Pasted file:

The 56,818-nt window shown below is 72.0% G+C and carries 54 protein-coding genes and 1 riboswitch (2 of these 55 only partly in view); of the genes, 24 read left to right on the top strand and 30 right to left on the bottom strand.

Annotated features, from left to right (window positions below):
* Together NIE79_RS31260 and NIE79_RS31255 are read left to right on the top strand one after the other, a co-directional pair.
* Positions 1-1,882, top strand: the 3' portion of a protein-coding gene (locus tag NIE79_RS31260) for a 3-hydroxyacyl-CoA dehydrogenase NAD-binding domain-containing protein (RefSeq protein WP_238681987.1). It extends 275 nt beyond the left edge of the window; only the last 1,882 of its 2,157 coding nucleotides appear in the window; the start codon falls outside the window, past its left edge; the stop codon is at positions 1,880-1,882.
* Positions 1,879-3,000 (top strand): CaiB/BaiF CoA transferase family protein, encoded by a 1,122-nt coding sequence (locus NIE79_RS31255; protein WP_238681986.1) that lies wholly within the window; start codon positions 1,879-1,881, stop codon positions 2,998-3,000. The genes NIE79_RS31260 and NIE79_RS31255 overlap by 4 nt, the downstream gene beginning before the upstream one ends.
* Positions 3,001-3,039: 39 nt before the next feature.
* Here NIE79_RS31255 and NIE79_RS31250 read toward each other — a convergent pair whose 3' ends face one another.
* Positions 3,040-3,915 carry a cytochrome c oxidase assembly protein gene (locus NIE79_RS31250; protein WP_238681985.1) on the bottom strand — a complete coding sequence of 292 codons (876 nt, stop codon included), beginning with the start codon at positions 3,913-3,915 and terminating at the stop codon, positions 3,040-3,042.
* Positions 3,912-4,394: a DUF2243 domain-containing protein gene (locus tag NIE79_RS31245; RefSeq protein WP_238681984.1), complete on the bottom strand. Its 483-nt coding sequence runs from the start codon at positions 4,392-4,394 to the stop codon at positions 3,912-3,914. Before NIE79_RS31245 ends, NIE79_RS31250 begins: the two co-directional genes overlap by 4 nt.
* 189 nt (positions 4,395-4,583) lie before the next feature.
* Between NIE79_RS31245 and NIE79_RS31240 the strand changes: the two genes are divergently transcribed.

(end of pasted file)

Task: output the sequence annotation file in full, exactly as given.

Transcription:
The 56,818-nt window shown below is 72.0% G+C and carries 54 protein-coding genes and 1 riboswitch (2 of these 55 only partly in view); of the genes, 24 read left to right on the top strand and 30 right to left on the bottom strand.

Annotated features, from left to right (window positions below):
* Together NIE79_RS31260 and NIE79_RS31255 are read left to right on the top strand one after the other, a co-directional pair.
* Positions 1-1,882, top strand: the 3' portion of a protein-coding gene (locus tag NIE79_RS31260) for a 3-hydroxyacyl-CoA dehydrogenase NAD-binding domain-containing protein (RefSeq protein WP_238681987.1). It extends 275 nt beyond the left edge of the window; only the last 1,882 of its 2,157 coding nucleotides appear in the window; the start codon falls outside the window, past its left edge; the stop codon is at positions 1,880-1,882.
* Positions 1,879-3,000 (top strand): CaiB/BaiF CoA transferase family protein, encoded by a 1,122-nt coding sequence (locus NIE79_RS31255; protein WP_238681986.1) that lies wholly within the window; start codon positions 1,879-1,881, stop codon positions 2,998-3,000. The genes NIE79_RS31260 and NIE79_RS31255 overlap by 4 nt, the downstream gene beginning before the upstream one ends.
* Positions 3,001-3,039: 39 nt before the next feature.
* Here NIE79_RS31255 and NIE79_RS31250 read toward each other — a convergent pair whose 3' ends face one another.
* Positions 3,040-3,915 carry a cytochrome c oxidase assembly protein gene (locus NIE79_RS31250; protein WP_238681985.1) on the bottom strand — a complete coding sequence of 292 codons (876 nt, stop codon included), beginning with the start codon at positions 3,913-3,915 and terminating at the stop codon, positions 3,040-3,042.
* Positions 3,912-4,394: a DUF2243 domain-containing protein gene (locus tag NIE79_RS31245; RefSeq protein WP_238681984.1), complete on the bottom strand. Its 483-nt coding sequence runs from the start codon at positions 4,392-4,394 to the stop codon at positions 3,912-3,914. Before NIE79_RS31245 ends, NIE79_RS31250 begins: the two co-directional genes overlap by 4 nt.
* 189 nt (positions 4,395-4,583) lie before the next feature.
* Between NIE79_RS31245 and NIE79_RS31240 the strand changes: the two genes are divergently transcribed.